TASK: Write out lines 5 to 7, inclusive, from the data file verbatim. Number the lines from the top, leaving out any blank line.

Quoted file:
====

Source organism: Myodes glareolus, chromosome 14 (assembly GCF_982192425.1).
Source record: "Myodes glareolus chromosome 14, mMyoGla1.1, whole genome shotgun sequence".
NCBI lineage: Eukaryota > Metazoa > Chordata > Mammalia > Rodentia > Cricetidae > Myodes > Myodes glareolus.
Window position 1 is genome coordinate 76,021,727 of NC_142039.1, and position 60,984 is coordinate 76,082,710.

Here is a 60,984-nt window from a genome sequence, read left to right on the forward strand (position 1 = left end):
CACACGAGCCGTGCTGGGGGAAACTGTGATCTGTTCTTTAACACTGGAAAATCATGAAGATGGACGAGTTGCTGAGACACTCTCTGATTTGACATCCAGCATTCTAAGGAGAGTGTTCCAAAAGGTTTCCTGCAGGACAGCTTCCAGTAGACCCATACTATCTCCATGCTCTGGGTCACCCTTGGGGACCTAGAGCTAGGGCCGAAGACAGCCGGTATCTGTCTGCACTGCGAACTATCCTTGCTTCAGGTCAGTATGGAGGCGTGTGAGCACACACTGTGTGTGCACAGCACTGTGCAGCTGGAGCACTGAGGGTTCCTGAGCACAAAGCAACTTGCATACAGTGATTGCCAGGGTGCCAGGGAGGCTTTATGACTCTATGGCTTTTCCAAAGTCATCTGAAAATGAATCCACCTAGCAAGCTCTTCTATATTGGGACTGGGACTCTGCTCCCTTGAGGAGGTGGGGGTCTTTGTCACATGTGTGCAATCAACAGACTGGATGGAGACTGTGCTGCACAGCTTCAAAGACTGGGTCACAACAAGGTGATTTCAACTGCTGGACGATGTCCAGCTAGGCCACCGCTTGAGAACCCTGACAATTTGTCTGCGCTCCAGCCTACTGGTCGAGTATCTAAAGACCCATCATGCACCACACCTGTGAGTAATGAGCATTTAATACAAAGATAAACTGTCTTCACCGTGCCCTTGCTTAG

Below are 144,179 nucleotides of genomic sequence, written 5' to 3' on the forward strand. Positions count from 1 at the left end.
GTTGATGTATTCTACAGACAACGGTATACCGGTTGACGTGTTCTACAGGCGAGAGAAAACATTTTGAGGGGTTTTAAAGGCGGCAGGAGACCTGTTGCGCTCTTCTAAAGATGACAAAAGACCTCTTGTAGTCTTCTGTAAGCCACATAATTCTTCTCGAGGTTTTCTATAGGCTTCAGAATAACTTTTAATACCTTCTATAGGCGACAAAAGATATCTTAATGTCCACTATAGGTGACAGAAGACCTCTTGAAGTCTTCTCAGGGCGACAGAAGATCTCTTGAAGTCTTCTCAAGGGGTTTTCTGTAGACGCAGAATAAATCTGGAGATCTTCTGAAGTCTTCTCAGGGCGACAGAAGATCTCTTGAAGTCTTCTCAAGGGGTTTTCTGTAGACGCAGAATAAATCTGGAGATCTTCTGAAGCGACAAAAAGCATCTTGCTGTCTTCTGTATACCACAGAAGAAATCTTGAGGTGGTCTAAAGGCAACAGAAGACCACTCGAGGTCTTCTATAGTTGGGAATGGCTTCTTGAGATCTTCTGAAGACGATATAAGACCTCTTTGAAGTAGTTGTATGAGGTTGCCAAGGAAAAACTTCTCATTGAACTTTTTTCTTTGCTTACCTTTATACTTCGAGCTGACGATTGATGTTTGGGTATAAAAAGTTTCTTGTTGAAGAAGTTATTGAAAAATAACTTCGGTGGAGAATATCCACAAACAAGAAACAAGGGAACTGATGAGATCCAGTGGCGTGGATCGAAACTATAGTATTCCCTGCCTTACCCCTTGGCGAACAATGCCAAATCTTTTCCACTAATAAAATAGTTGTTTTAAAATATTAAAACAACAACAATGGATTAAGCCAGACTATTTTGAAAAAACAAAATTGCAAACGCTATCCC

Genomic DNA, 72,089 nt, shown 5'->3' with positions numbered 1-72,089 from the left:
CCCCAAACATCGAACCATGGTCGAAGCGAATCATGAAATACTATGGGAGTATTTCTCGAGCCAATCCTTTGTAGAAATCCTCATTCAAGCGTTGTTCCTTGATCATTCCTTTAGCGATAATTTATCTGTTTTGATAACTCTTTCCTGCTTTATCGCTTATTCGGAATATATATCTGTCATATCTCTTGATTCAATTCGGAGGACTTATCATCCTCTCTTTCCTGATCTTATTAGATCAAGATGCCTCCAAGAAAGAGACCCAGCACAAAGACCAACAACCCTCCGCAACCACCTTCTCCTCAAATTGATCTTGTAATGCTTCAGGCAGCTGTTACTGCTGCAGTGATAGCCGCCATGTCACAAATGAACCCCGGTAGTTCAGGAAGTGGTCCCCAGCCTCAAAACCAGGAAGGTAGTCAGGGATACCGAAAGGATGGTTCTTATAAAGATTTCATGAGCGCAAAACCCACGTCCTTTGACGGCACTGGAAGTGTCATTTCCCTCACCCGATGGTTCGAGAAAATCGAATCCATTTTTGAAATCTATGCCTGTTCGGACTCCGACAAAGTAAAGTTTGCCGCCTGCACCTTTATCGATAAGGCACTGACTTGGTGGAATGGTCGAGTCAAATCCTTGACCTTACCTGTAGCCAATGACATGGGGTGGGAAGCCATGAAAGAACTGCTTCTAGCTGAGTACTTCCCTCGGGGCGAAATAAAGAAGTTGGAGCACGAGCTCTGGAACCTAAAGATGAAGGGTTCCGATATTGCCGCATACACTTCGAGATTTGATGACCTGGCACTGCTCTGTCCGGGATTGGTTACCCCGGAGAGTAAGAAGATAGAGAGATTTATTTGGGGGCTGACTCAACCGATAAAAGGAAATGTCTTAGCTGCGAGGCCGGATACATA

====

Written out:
Here is a 60,984-nt window from a genome sequence, read left to right on the forward strand (position 1 = left end):
CACACGAGCCGTGCTGGGGGAAACTGTGATCTGTTCTTTAACACTGGAAAATCATGAAGATGGACGAGTTGCTGAGACACTCTCTGATTTGACATCCAGCATTCTAAGGAGAGTGTTCCAAAAGGTTTCCTGCAGGACAGCTTCCAGTAGACCCATACTATCTCCATGCTCTGGGTCACCCTTGGGGACCTAGAGCTAGGGCCGAAGACAGCCGGTATCTGTCTGCACTGCGAACTATCCTTGCTTCAGGTCAGTATGGAGGCGTGTGAGCACACACTGTGTGTGCACAGCACTGTGCAGCTGGAGCACTGAGGGTTCCTGAGCACAAAGCAACTTGCATACAGTGATTGCCAGGGTGCCAGGGAGGCTTTATGACTCTATGGCTTTTCCAAAGTCATCTGAAAATGAATCCACCTAGCAAGCTCTTCTATATTGGGACTGGGACTCTGCTCCCTTGAGGAGGTGGGGGTCTTTGTCACATGTGTGCAATCAACAGACTGGATGGAGACTGTGCTGCACAGCTTCAAAGACTGGGTCACAACAAGGTGATTTCAACTGCTGGACGATGTCCAGCTAGGCCACCGCTTGAGAACCCTGACAATTTGTCTGCGCTCCAGCCTACTGGTCGAGTATCTAAAGACCCATCATGCACCACACCTGTGAGTAATGAGCATTTAATACAAAGATAAACTGTCTTCACCGTGCCCTTGCTTAG

Below are 144,179 nucleotides of genomic sequence, written 5' to 3' on the forward strand. Positions count from 1 at the left end.